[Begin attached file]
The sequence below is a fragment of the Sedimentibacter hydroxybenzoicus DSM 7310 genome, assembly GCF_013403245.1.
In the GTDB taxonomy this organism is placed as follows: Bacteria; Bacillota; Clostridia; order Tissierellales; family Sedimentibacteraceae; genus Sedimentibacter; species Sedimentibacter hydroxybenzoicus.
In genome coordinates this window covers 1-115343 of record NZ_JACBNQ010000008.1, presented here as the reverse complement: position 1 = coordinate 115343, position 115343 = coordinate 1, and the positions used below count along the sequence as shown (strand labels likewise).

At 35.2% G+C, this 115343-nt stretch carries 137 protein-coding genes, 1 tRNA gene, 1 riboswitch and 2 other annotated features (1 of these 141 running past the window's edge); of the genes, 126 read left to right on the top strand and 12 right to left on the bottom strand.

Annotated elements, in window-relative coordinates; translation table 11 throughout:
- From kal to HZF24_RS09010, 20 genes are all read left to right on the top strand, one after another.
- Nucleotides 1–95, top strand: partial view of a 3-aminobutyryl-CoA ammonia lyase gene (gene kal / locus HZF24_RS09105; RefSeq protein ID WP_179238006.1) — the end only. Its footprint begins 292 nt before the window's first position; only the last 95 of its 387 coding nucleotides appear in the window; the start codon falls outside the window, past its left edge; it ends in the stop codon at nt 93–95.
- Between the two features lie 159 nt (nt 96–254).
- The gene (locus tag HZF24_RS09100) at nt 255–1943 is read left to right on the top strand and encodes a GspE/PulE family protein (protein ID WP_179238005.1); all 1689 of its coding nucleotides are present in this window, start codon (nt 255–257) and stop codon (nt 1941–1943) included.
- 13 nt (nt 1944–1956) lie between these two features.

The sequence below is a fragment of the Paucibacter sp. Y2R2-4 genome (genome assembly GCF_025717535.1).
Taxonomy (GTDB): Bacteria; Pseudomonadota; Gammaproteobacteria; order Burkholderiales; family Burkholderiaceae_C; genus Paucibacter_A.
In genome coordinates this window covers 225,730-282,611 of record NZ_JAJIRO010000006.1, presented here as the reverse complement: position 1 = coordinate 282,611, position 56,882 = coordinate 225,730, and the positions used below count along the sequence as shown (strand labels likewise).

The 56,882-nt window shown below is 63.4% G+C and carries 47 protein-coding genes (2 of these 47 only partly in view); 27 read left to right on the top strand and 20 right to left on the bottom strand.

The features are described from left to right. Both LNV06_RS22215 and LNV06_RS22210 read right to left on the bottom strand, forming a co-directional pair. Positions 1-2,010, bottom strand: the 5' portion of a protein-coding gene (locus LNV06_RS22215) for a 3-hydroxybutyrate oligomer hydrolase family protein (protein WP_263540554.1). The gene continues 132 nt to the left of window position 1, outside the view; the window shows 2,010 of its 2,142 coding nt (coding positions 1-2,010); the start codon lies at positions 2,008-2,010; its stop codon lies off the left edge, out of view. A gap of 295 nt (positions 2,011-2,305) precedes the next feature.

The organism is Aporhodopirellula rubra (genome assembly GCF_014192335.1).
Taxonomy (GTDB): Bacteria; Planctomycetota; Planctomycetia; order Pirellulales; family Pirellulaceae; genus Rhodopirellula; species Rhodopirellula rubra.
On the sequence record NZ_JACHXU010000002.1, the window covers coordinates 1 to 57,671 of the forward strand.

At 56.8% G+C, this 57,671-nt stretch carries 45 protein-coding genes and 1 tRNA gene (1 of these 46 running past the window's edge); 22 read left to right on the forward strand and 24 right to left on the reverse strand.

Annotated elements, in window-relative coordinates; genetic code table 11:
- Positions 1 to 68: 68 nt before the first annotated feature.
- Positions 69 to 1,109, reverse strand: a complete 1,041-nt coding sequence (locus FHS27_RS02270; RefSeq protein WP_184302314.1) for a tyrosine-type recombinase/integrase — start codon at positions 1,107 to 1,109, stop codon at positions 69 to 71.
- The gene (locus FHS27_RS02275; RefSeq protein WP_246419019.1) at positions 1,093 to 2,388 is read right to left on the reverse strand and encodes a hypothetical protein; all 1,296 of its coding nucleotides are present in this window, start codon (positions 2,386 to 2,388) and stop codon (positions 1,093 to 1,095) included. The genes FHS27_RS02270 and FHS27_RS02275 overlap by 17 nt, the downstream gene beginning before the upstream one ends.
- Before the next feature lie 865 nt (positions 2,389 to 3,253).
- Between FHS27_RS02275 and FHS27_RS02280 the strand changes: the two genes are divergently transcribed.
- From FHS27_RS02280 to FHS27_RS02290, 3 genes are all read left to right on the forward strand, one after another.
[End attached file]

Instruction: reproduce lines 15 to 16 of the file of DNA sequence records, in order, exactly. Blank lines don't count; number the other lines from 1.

The features are described from left to right. Both LNV06_RS22215 and LNV06_RS22210 read right to left on the bottom strand, forming a co-directional pair. Positions 1-2,010, bottom strand: the 5' portion of a protein-coding gene (locus LNV06_RS22215) for a 3-hydroxybutyrate oligomer hydrolase family protein (protein WP_263540554.1). The gene continues 132 nt to the left of window position 1, outside the view; the window shows 2,010 of its 2,142 coding nt (coding positions 1-2,010); the start codon lies at positions 2,008-2,010; its stop codon lies off the left edge, out of view. A gap of 295 nt (positions 2,011-2,305) precedes the next feature.

The organism is Aporhodopirellula rubra (genome assembly GCF_014192335.1).